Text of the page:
Job hunters, this blog is for you! The economy is opening up and millions of people are unemployed. If you will be job hunting or have any friends or relatives who will be, you might pass this blog on.
A recent Wall Street Journal article (The Surprising Strategy for Acing a Job Interview) offers some great advice to job seekers: tell the truth; don’t “game the system” with hyped accounts of your successes and clever efforts to hide your weaker points.
Unfortunately, it is socially acceptable just about everywhere to view job hunting as a game with the deck stacked against job seekers – companies are overwhelmed with resumes so they look for any reason to reject candidates. So, “putting your best foot forward” is essential. But that approach is problematic.
Google “How to Ace the Job Interview” and pages and pages of information are available, with too much advice on how to conceal your weaker points and mistakes. For example, in response to “Describe a mistake you’ve made,” you’ll be advised to pick one that you quickly corrected and learned a good lesson from to prevent a recurrence.
The reality is, this strategy won’t work so well in 2020. Why? Companies are extremely selective and will quickly reject candidates who seem to be too perfect, too rehearsed, too inclined to “game the system.”
Brad’s Advice to Job Seekers
Be transparent; don’t try to game the system. Be yourself and be real. Build trust. We all have weaker points and it’s essential for interviewers to know if a candidate is truthful in admitting weaker points and is likely to work on and overcome them. We at Topgrading figured out how to assure transparency from the employer point of view and a lot of companies use our methods.
For you to be transparent you can:
- Assume the employer will talk to your bosses. In the Topgrading hiring process, candidates know that a final step in hiring is for them (that’s you, candidates) to arrange those reference calls. This inspires transparency, of course.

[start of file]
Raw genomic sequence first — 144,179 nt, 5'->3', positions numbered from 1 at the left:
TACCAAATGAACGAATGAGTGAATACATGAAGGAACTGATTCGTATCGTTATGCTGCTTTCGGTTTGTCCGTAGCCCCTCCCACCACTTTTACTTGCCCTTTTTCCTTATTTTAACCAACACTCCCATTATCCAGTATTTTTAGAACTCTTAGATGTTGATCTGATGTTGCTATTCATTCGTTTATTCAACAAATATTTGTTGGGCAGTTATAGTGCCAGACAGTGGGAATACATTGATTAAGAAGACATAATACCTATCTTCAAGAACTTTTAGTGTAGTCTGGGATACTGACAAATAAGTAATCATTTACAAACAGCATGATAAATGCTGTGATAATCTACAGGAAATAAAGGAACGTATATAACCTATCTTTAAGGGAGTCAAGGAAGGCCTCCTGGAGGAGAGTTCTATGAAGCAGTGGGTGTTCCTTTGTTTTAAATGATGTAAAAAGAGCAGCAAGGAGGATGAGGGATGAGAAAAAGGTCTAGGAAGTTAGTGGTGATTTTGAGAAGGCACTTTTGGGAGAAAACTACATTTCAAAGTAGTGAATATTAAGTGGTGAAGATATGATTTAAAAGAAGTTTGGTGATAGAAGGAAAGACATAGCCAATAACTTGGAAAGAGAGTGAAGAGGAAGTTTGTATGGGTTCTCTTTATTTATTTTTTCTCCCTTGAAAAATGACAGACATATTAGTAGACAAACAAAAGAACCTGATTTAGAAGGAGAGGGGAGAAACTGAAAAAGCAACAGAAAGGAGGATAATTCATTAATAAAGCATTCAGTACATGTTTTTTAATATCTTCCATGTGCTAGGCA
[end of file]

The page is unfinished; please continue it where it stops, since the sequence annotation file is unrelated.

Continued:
- If you’re a high performer and the company does not say finalists are asked to arrange reference calls with bosses, offer to arrange those calls. This proves that you are willing to be totally transparent.
- Prepare by researching the company and the LinkedIn profile of the hiring manager. Too many candidates think about what employers can do for them. Use the knowledge you discover to explain how you can contribute to the company.
- Prepare by interviewing yourself. Assume you will be asked basic questions about all your jobs in chronological order. Practice by interviewing yourself – for each job explain why you took the job, what you did, how you did (your successes but also failures), how your boss would rate your performance, and why you left. Candidates find this practice illuminating. They realize what impression their answers will make and “clean up” some responses – not to game the system but to show self-awareness and honesty.
- Prepare by rehearsing answers to the most common questions. Not all interviewers will use Topgrading, so Google “20 common interview questions.” Practice so you are fluent and self-aware, and do not create false answers that are supposed to “sound good.”
- If you were fired, say so. Don’t say, “The pandemic caused Acme to fire hundreds of us” if that isn’t exactly true. Say why you were fired (“I mistakenly sent confidential records to a competitor”), show self-awareness (“I was too hesitant to admit I didn’t really understand the system”), and convey honestly how committed you are to doing better in your next job (“It was my first job out of college but that’s no excuse – I definitely learned that is better to ask for help than to risk making a big mistake.”)
Conclusion: Speaking honestly from your heart will be more impressive than gaming the system.